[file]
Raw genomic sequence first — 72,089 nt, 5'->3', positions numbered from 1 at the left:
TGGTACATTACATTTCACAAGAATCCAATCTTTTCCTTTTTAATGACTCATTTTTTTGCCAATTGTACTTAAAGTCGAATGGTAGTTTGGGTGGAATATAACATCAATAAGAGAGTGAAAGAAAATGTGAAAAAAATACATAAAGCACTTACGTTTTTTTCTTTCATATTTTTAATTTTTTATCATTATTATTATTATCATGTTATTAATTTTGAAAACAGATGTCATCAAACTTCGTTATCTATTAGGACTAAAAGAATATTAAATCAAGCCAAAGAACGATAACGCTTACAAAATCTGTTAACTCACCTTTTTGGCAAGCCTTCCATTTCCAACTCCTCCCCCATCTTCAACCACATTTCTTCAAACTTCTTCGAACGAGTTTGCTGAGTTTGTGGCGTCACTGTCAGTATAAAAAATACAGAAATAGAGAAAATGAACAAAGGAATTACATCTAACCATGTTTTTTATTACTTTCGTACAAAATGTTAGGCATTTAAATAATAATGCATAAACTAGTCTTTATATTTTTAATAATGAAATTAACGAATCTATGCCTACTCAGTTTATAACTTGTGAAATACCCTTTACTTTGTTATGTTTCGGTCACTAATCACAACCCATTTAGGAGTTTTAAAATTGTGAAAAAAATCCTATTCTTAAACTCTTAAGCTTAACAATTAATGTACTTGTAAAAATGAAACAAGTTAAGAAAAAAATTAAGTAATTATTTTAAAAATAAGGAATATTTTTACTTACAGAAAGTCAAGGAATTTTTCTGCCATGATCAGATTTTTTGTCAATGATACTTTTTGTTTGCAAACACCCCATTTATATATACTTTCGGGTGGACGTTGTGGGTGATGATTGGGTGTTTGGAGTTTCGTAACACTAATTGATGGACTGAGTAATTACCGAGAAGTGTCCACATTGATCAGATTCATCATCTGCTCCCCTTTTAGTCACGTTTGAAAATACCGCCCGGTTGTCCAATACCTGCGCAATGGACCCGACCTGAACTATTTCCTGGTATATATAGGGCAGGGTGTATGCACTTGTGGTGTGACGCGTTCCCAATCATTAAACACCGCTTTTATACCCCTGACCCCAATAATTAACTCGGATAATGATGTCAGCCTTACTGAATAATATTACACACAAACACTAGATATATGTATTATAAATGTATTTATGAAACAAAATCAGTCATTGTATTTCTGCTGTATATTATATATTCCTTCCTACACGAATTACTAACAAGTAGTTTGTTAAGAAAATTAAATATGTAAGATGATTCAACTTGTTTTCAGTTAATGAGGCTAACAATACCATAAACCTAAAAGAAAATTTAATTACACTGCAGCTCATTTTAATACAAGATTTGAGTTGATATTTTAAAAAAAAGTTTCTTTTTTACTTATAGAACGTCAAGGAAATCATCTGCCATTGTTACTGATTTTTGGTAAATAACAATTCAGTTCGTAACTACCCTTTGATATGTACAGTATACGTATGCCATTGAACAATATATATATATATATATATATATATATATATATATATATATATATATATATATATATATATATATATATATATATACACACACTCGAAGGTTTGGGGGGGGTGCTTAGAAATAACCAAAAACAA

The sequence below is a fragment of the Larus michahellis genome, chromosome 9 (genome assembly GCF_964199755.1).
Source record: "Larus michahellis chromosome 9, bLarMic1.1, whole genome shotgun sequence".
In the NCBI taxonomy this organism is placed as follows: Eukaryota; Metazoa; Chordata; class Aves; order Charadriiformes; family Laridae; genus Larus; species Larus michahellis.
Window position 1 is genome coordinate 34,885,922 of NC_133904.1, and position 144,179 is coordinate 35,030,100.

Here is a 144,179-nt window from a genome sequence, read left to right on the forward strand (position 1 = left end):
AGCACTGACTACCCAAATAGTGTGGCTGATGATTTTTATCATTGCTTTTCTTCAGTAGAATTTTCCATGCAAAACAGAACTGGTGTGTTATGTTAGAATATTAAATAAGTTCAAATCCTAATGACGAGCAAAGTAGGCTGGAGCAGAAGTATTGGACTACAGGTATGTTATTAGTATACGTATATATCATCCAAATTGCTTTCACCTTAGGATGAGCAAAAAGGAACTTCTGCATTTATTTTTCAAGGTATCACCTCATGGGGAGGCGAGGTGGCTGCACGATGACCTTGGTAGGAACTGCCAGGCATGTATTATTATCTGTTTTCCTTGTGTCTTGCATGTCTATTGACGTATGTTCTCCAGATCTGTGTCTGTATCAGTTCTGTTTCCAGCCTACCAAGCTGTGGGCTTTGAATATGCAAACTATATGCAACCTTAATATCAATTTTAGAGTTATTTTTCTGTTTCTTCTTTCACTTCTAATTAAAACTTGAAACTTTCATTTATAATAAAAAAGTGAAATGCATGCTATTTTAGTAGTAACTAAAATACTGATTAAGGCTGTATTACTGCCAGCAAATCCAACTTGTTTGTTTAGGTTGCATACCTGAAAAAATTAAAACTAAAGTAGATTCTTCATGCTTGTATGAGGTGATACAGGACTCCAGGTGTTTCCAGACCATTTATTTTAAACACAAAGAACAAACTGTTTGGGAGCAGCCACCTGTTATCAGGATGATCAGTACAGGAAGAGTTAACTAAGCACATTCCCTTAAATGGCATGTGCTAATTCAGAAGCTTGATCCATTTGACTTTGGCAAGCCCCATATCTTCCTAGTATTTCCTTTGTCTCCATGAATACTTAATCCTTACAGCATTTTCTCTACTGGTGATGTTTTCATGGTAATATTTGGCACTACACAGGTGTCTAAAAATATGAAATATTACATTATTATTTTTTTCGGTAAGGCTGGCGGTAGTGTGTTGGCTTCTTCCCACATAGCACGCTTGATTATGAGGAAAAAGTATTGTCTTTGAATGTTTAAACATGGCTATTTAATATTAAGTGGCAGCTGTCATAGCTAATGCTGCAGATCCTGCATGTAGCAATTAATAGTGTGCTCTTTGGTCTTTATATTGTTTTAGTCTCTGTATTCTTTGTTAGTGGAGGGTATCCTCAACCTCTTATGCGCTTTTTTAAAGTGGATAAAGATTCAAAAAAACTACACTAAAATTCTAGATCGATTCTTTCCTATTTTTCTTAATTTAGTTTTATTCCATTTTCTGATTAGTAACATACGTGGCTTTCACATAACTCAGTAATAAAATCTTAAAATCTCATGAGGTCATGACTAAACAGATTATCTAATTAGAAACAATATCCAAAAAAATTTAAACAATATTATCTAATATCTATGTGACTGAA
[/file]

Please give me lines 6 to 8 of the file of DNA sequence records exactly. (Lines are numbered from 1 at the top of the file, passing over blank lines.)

Window position 1 is genome coordinate 34,885,922 of NC_133904.1, and position 144,179 is coordinate 35,030,100.

Here is a 144,179-nt window from a genome sequence, read left to right on the forward strand (position 1 = left end):
AGCACTGACTACCCAAATAGTGTGGCTGATGATTTTTATCATTGCTTTTCTTCAGTAGAATTTTCCATGCAAAACAGAACTGGTGTGTTATGTTAGAATATTAAATAAGTTCAAATCCTAATGACGAGCAAAGTAGGCTGGAGCAGAAGTATTGGACTACAGGTATGTTATTAGTATACGTATATATCATCCAAATTGCTTTCACCTTAGGATGAGCAAAAAGGAACTTCTGCATTTATTTTTCAAGGTATCACCTCATGGGGAGGCGAGGTGGCTGCACGATGACCTTGGTAGGAACTGCCAGGCATGTATTATTATCTGTTTTCCTTGTGTCTTGCATGTCTATTGACGTATGTTCTCCAGATCTGTGTCTGTATCAGTTCTGTTTCCAGCCTACCAAGCTGTGGGCTTTGAATATGCAAACTATATGCAACCTTAATATCAATTTTAGAGTTATTTTTCTGTTTCTTCTTTCACTTCTAATTAAAACTTGAAACTTTCATTTATAATAAAAAAGTGAAATGCATGCTATTTTAGTAGTAACTAAAATACTGATTAAGGCTGTATTACTGCCAGCAAATCCAACTTGTTTGTTTAGGTTGCATACCTGAAAAAATTAAAACTAAAGTAGATTCTTCATGCTTGTATGAGGTGATACAGGACTCCAGGTGTTTCCAGACCATTTATTTTAAACACAAAGAACAAACTGTTTGGGAGCAGCCACCTGTTATCAGGATGATCAGTACAGGAAGAGTTAACTAAGCACATTCCCTTAAATGGCATGTGCTAATTCAGAAGCTTGATCCATTTGACTTTGGCAAGCCCCATATCTTCCTAGTATTTCCTTTGTCTCCATGAATACTTAATCCTTACAGCATTTTCTCTACTGGTGATGTTTTCATGGTAATATTTGGCACTACACAGGTGTCTAAAAATATGAAATATTACATTATTATTTTTTTCGGTAAGGCTGGCGGTAGTGTGTTGGCTTCTTCCCACATAGCACGCTTGATTATGAGGAAAAAGTATTGTCTTTGAATGTTTAAACATGGCTATTTAATATTAAGTGGCAGCTGTCATAGCTAATGCTGCAGATCCTGCATGTAGCAATTAATAGTGTGCTCTTTGGTCTTTATATTGTTTTAGTCTCTGTATTCTTTGTTAGTGGAGGGTATCCTCAACCTCTTATGCGCTTTTTTAAAGTGGATAAAGATTCAAAAAAACTACACTAAAATTCTAGATCGATTCTTTCCTATTTTTCTTAATTTAGTTTTATTCCATTTTCTGATTAGTAACATACGTGGCTTTCACATAACTCAGTAATAAAATCTTAAAATCTCATGAGGTCATGACTAAACAGATTATCTAATTAGAAACAATATCCAAAAAAATTTAAACAATATTATCTAATATCTATGTGACTGAA